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# Smaller Confidence Intervals From IPW Estimators via Data-Dependent Coarsening (Extended Abstract)

*Proceedings of Thirty Seventh Conference on Learning Theory*, PMLR 247:2767-2767, 2024.

#### Abstract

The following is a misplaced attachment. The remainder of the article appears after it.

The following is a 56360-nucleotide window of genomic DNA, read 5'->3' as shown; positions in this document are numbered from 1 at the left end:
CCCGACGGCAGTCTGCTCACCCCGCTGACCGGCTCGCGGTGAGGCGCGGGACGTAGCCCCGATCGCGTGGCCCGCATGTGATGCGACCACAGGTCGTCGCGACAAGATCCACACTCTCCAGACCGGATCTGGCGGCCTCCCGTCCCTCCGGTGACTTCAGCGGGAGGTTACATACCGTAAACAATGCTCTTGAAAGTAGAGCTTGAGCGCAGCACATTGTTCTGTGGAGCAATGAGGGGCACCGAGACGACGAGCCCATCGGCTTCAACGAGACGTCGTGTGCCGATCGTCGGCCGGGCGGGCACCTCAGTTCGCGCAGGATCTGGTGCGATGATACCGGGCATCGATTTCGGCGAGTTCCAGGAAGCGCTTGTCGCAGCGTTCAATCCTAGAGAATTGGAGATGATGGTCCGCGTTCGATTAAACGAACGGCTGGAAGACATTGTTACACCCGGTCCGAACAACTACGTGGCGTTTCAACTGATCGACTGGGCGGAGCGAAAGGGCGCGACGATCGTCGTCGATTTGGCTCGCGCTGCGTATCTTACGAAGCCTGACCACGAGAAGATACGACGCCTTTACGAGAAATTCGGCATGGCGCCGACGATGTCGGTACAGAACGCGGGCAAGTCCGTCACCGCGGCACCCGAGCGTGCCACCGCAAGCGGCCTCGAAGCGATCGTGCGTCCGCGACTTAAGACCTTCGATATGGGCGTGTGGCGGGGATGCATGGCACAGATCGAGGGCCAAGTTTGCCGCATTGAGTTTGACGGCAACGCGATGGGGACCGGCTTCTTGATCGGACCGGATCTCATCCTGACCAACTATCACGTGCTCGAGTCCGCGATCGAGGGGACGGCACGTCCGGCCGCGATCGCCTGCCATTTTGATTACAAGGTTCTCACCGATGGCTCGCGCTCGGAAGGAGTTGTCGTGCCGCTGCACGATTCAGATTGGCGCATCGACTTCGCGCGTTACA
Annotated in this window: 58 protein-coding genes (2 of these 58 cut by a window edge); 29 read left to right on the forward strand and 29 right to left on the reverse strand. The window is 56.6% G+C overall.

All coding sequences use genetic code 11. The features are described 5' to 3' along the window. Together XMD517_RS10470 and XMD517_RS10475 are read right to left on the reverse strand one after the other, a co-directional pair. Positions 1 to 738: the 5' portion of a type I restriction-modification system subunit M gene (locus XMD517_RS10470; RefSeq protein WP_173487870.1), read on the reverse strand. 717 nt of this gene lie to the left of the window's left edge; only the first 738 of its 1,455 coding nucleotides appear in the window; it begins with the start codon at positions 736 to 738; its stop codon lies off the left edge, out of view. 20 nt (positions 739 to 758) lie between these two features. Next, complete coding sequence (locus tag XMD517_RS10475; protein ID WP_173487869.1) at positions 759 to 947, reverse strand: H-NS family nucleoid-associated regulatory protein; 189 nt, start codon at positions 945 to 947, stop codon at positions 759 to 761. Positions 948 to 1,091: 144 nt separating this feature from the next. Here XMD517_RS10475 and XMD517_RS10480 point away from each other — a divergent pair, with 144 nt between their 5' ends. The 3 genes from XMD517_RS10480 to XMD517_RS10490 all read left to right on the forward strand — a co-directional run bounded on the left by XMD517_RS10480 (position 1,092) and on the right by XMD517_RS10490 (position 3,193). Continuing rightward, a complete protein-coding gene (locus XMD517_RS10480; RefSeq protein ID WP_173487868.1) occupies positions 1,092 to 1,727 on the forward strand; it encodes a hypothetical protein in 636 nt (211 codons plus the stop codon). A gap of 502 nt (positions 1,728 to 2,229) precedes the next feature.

Inverse propensity-score weighted (IPW) estimators are prevalent in causal inference for estimating average treatment effects in observational studies. Under unconfoundedness, given accurate propensity scores and $n$ samples, the size of confidence intervals of IPW estimators scales down with $n$, and, several of their variants improve the rate of scaling. However, neither IPW estimators nor their variants are robust to inaccuracies: even if a single covariate has an $\epsilon>0$ additive error in the propensity score, the size of confidence intervals of these estimators can increase arbitrarily. Moreover, even without errors, the rate with which the confidence intervals of these estimators go to zero with $n$ can be arbitrarily slow in the presence of extreme propensity scores (those close to 0 or 1). We introduce a family of Coarse IPW (CIPW) estimators that captures existing IPW estimators and their variants. Each CIPW estimator is an IPW estimator on a coarsened covariate space, where certain covariates are merged. Under mild assumptions, e.g., Lipschitzness in expected outcomes and sparsity of extreme propensity scores, we give an efficient algorithm to find a robust estimator: given $\epsilon$-inaccurate propensity scores and $n$ samples, its confidence interval size scales with $\epsilon+(1/\sqrt{n})$. In contrast, under the same assumptions, existing estimatorsâ€™ confidence interval sizes are $\Omega(1)$ irrespective of $\epsilon$ and $n$. Crucially, our estimator is data-dependent and we show that no data-independent CIPW estimator can be robust to inaccuracies.